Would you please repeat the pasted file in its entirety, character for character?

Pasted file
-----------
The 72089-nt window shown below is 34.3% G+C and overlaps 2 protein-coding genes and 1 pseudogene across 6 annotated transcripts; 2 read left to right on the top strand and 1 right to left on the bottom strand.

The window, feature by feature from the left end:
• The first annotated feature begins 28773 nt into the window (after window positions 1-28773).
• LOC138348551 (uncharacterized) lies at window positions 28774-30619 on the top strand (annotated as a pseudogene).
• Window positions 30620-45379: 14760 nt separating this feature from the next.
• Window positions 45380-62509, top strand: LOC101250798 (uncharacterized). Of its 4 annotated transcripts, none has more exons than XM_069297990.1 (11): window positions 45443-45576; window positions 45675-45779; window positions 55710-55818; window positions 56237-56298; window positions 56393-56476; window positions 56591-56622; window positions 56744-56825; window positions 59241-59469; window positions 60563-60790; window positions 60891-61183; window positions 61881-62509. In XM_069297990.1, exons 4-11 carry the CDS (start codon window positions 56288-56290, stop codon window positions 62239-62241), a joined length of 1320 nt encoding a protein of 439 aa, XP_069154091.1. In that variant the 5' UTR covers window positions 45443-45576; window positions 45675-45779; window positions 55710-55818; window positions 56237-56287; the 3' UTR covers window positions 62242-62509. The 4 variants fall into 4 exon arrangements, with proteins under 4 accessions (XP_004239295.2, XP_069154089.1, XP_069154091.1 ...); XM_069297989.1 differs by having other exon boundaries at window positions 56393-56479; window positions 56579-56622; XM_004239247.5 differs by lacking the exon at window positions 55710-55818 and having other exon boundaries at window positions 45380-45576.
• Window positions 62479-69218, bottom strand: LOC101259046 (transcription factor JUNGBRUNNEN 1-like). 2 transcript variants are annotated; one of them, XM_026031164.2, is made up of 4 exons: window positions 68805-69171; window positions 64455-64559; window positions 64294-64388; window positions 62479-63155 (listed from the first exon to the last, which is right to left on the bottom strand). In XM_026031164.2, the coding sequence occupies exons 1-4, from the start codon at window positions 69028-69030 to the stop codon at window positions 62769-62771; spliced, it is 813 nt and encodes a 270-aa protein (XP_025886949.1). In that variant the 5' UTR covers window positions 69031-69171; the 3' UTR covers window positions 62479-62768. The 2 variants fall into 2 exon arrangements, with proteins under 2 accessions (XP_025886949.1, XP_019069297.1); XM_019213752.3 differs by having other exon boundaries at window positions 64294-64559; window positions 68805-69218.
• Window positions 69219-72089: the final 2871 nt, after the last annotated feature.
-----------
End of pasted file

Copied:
The 72089-nt window shown below is 34.3% G+C and overlaps 2 protein-coding genes and 1 pseudogene across 6 annotated transcripts; 2 read left to right on the top strand and 1 right to left on the bottom strand.

The window, feature by feature from the left end:
• The first annotated feature begins 28773 nt into the window (after window positions 1-28773).
• LOC138348551 (uncharacterized) lies at window positions 28774-30619 on the top strand (annotated as a pseudogene).
• Window positions 30620-45379: 14760 nt separating this feature from the next.
• Window positions 45380-62509, top strand: LOC101250798 (uncharacterized). Of its 4 annotated transcripts, none has more exons than XM_069297990.1 (11): window positions 45443-45576; window positions 45675-45779; window positions 55710-55818; window positions 56237-56298; window positions 56393-56476; window positions 56591-56622; window positions 56744-56825; window positions 59241-59469; window positions 60563-60790; window positions 60891-61183; window positions 61881-62509. In XM_069297990.1, exons 4-11 carry the CDS (start codon window positions 56288-56290, stop codon window positions 62239-62241), a joined length of 1320 nt encoding a protein of 439 aa, XP_069154091.1. In that variant the 5' UTR covers window positions 45443-45576; window positions 45675-45779; window positions 55710-55818; window positions 56237-56287; the 3' UTR covers window positions 62242-62509. The 4 variants fall into 4 exon arrangements, with proteins under 4 accessions (XP_004239295.2, XP_069154089.1, XP_069154091.1 ...); XM_069297989.1 differs by having other exon boundaries at window positions 56393-56479; window positions 56579-56622; XM_004239247.5 differs by lacking the exon at window positions 55710-55818 and having other exon boundaries at window positions 45380-45576.
• Window positions 62479-69218, bottom strand: LOC101259046 (transcription factor JUNGBRUNNEN 1-like). 2 transcript variants are annotated; one of them, XM_026031164.2, is made up of 4 exons: window positions 68805-69171; window positions 64455-64559; window positions 64294-64388; window positions 62479-63155 (listed from the first exon to the last, which is right to left on the bottom strand). In XM_026031164.2, the coding sequence occupies exons 1-4, from the start codon at window positions 69028-69030 to the stop codon at window positions 62769-62771; spliced, it is 813 nt and encodes a 270-aa protein (XP_025886949.1). In that variant the 5' UTR covers window positions 69031-69171; the 3' UTR covers window positions 62479-62768. The 2 variants fall into 2 exon arrangements, with proteins under 2 accessions (XP_025886949.1, XP_019069297.1); XM_019213752.3 differs by having other exon boundaries at window positions 64294-64559; window positions 68805-69218.
• Window positions 69219-72089: the final 2871 nt, after the last annotated feature.